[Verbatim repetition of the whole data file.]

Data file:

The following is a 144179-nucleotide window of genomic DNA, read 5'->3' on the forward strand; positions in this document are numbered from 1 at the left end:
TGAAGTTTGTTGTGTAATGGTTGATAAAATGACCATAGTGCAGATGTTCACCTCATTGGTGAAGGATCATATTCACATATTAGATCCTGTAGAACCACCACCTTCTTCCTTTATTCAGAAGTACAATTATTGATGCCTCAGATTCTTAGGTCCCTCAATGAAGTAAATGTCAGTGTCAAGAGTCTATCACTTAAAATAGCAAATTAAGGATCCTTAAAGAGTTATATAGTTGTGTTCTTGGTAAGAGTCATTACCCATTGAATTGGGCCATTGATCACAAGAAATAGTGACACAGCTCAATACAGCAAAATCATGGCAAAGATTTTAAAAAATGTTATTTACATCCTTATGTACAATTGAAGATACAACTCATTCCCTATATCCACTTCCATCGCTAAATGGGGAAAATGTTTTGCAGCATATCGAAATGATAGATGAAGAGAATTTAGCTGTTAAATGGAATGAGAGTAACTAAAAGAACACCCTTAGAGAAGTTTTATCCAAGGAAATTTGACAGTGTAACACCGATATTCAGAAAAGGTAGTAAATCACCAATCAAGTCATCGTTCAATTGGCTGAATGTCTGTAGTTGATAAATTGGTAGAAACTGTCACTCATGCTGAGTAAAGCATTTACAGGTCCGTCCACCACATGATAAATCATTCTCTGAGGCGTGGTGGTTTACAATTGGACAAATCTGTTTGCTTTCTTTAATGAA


The following is a 144179-nucleotide window of genomic DNA, read 5'->3' on the forward strand; positions in this document are numbered from 1 at the left end:
TGAAGTTTGTTGTGTAATGGTTGATAAAATGACCATAGTGCAGATGTTCACCTCATTGGTGAAGGATCATATTCACATATTAGATCCTGTAGAACCACCACCTTCTTCCTTTATTCAGAAGTACAATTATTGATGCCTCAGATTCTTAGGTCCCTCAATGAAGTAAATGTCAGTGTCAAGAGTCTATCACTTAAAATAGCAAATTAAGGATCCTTAAAGAGTTATATAGTTGTGTTCTTGGTAAGAGTCATTACCCATTGAATTGGGCCATTGATCACAAGAAATAGTGACACAGCTCAATACAGCAAAATCATGGCAAAGATTTTAAAAAATGTTATTTACATCCTTATGTACAATTGAAGATACAACTCATTCCCTATATCCACTTCCATCGCTAAATGGGGAAAATGTTTTGCAGCATATCGAAATGATAGATGAAGAGAATTTAGCTGTTAAATGGAATGAGAGTAACTAAAAGAACACCCTTAGAGAAGTTTTATCCAAGGAAATTTGACAGTGTAACACCGATATTCAGAAAAGGTAGTAAATCACCAATCAAGTCATCGTTCAATTGGCTGAATGTCTGTAGTTGATAAATTGGTAGAAACTGTCACTCATGCTGAGTAAAGCATTTACAGGTCCGTCCACCACATGATAAATCATTCTCTGAGGCGTGGTGGTTTACAATTGGACAAATCTGTTTGCTTTCTTTAATGAA